June 11, 1999

State ups TennCare funds, but many questions remain

State ups TennCare funds, but many questions remain

If anyone can be called a winner following the exhausting battle to craft next year's state budget, it's TennCare.

Still, it remains to be seen whether the health care providers that service the program – like Vanderbilt University Medical Center – will benefit.

In a year when state legislators either cut or refused increases in major programs such as education and economic development, the Tennessee General Assembly approved an additional $190 million in state funds for TennCare, the state's five-year-old alternative for Medicaid.

When federal matching funds are accounted for, the state's $95 million funding boost to TennCare managed care organizations (MCOs), translates into an approximate total of $256 million – or $16 per member, per month – to cover TennCare's approximately 1.3 million people. The program covers Tennessee residents who have low incomes, have a disability or are "uninsurable" – unable to obtain commercial health insurance because of pre-existing medical conditions.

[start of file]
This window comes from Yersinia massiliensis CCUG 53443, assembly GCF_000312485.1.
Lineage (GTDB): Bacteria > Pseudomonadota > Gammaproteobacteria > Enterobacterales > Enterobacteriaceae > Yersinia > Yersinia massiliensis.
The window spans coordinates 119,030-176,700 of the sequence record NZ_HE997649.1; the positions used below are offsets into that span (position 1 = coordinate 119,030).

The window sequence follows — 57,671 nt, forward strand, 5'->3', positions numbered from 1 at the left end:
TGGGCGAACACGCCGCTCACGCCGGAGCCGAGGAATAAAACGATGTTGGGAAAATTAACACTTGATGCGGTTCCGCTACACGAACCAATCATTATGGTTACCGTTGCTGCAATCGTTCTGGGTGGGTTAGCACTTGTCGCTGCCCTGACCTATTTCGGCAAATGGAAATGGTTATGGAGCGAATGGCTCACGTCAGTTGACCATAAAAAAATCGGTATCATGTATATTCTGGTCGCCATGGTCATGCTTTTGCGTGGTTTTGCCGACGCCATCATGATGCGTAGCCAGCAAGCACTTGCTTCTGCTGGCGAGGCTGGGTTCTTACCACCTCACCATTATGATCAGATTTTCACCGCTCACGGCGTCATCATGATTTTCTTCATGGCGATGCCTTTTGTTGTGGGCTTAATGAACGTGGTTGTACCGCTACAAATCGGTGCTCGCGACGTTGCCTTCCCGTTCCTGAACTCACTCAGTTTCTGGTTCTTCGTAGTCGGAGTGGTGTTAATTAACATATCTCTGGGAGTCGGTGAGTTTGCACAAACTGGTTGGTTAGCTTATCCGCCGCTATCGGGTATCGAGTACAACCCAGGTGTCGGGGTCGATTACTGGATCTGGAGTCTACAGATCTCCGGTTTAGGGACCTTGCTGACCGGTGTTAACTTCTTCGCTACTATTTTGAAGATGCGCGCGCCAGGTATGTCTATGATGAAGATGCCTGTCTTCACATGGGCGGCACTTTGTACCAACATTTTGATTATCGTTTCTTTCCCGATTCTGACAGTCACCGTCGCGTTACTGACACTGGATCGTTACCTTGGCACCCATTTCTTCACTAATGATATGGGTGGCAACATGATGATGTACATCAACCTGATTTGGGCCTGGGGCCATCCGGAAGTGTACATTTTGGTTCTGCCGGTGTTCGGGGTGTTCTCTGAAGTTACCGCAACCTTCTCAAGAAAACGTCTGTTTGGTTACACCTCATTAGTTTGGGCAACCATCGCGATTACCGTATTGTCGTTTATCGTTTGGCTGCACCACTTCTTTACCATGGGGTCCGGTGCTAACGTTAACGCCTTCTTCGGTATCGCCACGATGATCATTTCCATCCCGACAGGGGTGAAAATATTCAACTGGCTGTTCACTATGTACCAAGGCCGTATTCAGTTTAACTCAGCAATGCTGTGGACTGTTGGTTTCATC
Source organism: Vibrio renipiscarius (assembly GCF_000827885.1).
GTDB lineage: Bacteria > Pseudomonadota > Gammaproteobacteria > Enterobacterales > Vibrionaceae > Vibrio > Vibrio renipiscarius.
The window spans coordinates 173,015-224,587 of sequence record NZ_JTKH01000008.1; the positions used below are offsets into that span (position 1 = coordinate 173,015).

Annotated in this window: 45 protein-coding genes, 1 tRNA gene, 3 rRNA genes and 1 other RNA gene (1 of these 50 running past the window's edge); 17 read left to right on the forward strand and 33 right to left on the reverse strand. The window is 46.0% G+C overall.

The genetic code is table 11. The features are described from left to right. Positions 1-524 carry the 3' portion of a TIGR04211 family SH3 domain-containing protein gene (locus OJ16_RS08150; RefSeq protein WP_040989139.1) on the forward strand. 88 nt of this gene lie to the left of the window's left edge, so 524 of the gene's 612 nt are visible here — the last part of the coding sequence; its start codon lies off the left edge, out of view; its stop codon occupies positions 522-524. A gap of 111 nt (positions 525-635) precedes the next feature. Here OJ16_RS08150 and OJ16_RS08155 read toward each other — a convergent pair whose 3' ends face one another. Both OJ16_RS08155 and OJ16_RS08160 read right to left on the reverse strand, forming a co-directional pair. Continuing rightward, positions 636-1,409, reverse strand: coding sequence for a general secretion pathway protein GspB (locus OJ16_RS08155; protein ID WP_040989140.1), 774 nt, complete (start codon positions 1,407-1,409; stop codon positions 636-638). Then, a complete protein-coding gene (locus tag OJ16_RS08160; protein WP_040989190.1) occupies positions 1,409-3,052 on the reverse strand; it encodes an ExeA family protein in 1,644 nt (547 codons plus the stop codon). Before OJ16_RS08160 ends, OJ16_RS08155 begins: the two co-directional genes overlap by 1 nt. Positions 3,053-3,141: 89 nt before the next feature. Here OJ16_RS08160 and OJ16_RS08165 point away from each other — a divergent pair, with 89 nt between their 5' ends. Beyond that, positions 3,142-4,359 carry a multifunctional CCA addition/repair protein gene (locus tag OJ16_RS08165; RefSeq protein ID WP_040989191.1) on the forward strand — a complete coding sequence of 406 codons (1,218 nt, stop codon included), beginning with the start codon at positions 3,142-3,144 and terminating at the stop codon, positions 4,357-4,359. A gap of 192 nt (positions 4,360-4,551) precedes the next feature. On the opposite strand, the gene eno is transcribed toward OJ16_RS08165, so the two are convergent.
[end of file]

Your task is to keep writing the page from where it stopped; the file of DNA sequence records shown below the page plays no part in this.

The state also will require that the nine MCOs to pass approximately 80 percent of the increae in the cap rate directly to providers.

Additionally, at the end of the recently concluded legislative session, Gov. Don Sundquist and legislative leaders agreed to use $50 million in TennCare reserve funds to make a one-time payment in fiscal year 1999 to "essential providers" – those hospitals such as VUMC that provide the bulk of care under TennCare. VUMC's portion of a similar one-time payment of $60 million by the state last year was $4.1 million. The distribution of this year's payment has not yet been determined.